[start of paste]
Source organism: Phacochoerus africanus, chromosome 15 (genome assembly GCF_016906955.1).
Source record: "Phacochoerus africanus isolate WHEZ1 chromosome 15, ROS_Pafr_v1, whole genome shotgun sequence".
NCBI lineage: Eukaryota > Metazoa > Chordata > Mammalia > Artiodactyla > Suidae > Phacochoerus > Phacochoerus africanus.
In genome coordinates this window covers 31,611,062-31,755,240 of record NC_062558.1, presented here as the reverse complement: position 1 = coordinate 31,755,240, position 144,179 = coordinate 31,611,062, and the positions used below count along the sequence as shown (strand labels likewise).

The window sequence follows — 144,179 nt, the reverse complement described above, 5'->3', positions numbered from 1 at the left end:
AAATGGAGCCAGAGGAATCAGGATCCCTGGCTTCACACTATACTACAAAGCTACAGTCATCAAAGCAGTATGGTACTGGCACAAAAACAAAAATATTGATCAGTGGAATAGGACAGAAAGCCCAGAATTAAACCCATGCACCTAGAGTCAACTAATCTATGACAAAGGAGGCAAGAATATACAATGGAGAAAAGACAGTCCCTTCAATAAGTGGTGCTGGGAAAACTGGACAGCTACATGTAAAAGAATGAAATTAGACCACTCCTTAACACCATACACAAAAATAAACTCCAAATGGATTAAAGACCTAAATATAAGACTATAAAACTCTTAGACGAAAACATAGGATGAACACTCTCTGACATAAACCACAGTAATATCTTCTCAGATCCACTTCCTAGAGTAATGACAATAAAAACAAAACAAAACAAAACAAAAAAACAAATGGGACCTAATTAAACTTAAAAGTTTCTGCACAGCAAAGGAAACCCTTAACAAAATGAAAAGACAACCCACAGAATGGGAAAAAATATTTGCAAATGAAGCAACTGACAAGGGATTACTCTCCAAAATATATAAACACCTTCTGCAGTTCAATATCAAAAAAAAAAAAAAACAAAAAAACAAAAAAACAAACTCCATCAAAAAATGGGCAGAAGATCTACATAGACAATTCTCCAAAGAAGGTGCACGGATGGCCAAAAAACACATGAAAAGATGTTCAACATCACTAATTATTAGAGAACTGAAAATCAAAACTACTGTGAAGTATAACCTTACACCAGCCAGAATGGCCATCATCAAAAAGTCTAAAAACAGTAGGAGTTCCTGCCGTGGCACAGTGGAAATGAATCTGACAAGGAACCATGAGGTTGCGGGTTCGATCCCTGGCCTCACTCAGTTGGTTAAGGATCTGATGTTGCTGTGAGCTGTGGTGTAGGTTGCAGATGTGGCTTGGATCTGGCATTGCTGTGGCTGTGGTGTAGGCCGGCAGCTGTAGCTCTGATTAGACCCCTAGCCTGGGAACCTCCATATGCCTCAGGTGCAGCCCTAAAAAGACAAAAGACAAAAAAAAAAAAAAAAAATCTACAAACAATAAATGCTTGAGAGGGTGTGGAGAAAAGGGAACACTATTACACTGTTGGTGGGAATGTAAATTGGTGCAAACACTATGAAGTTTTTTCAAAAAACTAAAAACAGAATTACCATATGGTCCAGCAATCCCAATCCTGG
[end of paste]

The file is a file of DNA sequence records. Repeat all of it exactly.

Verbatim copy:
Source organism: Phacochoerus africanus, chromosome 15 (genome assembly GCF_016906955.1).
Source record: "Phacochoerus africanus isolate WHEZ1 chromosome 15, ROS_Pafr_v1, whole genome shotgun sequence".
NCBI lineage: Eukaryota > Metazoa > Chordata > Mammalia > Artiodactyla > Suidae > Phacochoerus > Phacochoerus africanus.
In genome coordinates this window covers 31,611,062-31,755,240 of record NC_062558.1, presented here as the reverse complement: position 1 = coordinate 31,755,240, position 144,179 = coordinate 31,611,062, and the positions used below count along the sequence as shown (strand labels likewise).

The window sequence follows — 144,179 nt, the reverse complement described above, 5'->3', positions numbered from 1 at the left end:
AAATGGAGCCAGAGGAATCAGGATCCCTGGCTTCACACTATACTACAAAGCTACAGTCATCAAAGCAGTATGGTACTGGCACAAAAACAAAAATATTGATCAGTGGAATAGGACAGAAAGCCCAGAATTAAACCCATGCACCTAGAGTCAACTAATCTATGACAAAGGAGGCAAGAATATACAATGGAGAAAAGACAGTCCCTTCAATAAGTGGTGCTGGGAAAACTGGACAGCTACATGTAAAAGAATGAAATTAGACCACTCCTTAACACCATACACAAAAATAAACTCCAAATGGATTAAAGACCTAAATATAAGACTATAAAACTCTTAGACGAAAACATAGGATGAACACTCTCTGACATAAACCACAGTAATATCTTCTCAGATCCACTTCCTAGAGTAATGACAATAAAAACAAAACAAAACAAAACAAAAAAACAAATGGGACCTAATTAAACTTAAAAGTTTCTGCACAGCAAAGGAAACCCTTAACAAAATGAAAAGACAACCCACAGAATGGGAAAAAATATTTGCAAATGAAGCAACTGACAAGGGATTACTCTCCAAAATATATAAACACCTTCTGCAGTTCAATATCAAAAAAAAAAAAAAACAAAAAAACAAAAAAACAAACTCCATCAAAAAATGGGCAGAAGATCTACATAGACAATTCTCCAAAGAAGGTGCACGGATGGCCAAAAAACACATGAAAAGATGTTCAACATCACTAATTATTAGAGAACTGAAAATCAAAACTACTGTGAAGTATAACCTTACACCAGCCAGAATGGCCATCATCAAAAAGTCTAAAAACAGTAGGAGTTCCTGCCGTGGCACAGTGGAAATGAATCTGACAAGGAACCATGAGGTTGCGGGTTCGATCCCTGGCCTCACTCAGTTGGTTAAGGATCTGATGTTGCTGTGAGCTGTGGTGTAGGTTGCAGATGTGGCTTGGATCTGGCATTGCTGTGGCTGTGGTGTAGGCCGGCAGCTGTAGCTCTGATTAGACCCCTAGCCTGGGAACCTCCATATGCCTCAGGTGCAGCCCTAAAAAGACAAAAGACAAAAAAAAAAAAAAAAAATCTACAAACAATAAATGCTTGAGAGGGTGTGGAGAAAAGGGAACACTATTACACTGTTGGTGGGAATGTAAATTGGTGCAAACACTATGAAGTTTTTTCAAAAAACTAAAAACAGAATTACCATATGGTCCAGCAATCCCAATCCTGG